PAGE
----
K Index of magnetic activity in the Antarctic

  1. A. H. Waynick
  1. Gerald F. Rourke

Published Online: 14 MAR 2013

DOI: 10.1029/AR004p0123

Geomagnetism and Aeronomy: Studies in the Ionosphere, Geomagnetism and Atmospheric Radio Noise

Geomagnetism and Aeronomy: Studies in the Ionosphere, Geomagnetism and Atmospheric Radio Noise

How to Cite

Rourke, G. F. (1965) K Index of magnetic activity in the Antarctic, in Geomagnetism and Aeronomy: Studies in the Ionosphere, Geomagnetism and Atmospheric Radio Noise (ed A. H. Waynick), American Geophysical Union, Washington, D. C.. doi: 10.1029/AR004p0123

Author Information

  1. Research and Advanced Development Division, AVCO Corporation, Wilmington, Massachusetts

Publication History

  1. Published Online: 14 MAR 2013
  2. Published Print: 1 JAN 1965

ISBN Information

Print ISBN: 9780875901046

Online ISBN: 9781118664537

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Keywords:

  • Aurora;
  • Magnetic activity;
  • Method of K-index analysis;
  • Solar particle radiation;
  • Winter diurnal variation

Summary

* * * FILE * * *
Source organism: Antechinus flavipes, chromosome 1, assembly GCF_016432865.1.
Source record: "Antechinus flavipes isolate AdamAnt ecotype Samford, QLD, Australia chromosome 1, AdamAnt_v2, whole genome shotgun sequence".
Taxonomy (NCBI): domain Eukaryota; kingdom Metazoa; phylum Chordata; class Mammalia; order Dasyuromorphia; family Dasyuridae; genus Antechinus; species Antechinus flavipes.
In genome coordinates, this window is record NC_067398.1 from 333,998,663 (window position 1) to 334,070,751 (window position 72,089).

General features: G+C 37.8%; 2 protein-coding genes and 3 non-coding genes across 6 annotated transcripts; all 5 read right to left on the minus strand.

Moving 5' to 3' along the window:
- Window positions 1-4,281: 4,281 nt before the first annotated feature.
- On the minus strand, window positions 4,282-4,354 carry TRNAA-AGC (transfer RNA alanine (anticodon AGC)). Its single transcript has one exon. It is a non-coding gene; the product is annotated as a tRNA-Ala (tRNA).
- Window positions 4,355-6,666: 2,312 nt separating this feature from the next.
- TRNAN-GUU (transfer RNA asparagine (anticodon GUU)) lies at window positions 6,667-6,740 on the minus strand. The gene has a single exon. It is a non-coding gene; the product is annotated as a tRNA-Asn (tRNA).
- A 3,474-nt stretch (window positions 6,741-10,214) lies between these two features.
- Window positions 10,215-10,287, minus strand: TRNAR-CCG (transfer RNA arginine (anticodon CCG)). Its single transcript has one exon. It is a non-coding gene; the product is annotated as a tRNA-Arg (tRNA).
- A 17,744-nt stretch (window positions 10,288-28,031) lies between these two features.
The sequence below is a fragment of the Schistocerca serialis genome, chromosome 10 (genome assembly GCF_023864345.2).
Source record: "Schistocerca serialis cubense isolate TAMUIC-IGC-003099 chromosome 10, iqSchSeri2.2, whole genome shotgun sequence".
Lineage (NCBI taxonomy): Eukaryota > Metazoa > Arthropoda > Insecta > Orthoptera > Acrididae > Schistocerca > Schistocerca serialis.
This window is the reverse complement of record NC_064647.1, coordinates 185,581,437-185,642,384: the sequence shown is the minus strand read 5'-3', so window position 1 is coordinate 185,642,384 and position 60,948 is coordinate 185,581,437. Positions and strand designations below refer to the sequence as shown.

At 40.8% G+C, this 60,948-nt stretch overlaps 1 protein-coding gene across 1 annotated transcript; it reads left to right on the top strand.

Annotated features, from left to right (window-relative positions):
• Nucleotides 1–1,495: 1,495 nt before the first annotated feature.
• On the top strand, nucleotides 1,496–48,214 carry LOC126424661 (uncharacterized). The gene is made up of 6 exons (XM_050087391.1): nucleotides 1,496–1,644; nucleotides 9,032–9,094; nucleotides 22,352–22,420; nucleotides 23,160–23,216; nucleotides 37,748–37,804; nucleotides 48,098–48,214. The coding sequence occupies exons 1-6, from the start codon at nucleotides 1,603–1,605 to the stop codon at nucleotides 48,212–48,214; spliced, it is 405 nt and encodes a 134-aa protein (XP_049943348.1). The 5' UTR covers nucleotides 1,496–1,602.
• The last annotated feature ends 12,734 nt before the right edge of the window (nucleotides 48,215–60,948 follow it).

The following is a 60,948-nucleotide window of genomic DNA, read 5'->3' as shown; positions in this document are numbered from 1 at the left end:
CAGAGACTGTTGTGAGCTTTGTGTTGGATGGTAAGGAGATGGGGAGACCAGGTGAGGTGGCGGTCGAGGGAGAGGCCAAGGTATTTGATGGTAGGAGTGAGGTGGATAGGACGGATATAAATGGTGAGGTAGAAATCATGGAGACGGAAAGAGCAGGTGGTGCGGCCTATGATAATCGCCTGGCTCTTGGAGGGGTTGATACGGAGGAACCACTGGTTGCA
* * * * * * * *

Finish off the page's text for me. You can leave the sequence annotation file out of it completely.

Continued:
Based on a study of the K index at thirteen antarctic magnetic observatories, the geographic distribution of magnetic activity is examined. Days of the month are ranked according to the degree of activity, and analysis is performed on all days, quiet days, and disturbed days. Times of maxima in the winter, summer, and yearly diurnal variations are shown in addition to the monthly mean variations. Latitudinal variations in activity are best described as a function of distance from the auroral zone rather than in geomagnetic or geographic coordinates. Seasonal movements of the auroral zone width change the relative position of the Stagg transition zone. Winter and summer maxima in magnetic activity are dependent on geomagnetic time and occur at geomagnetic noon and midnight. This dependence on geomagnetic time is generally attributed to the noncoincidence of the Earth's rotational axis and geomagnetic dipole axis and their seasonal angular variation with the ecliptic plane.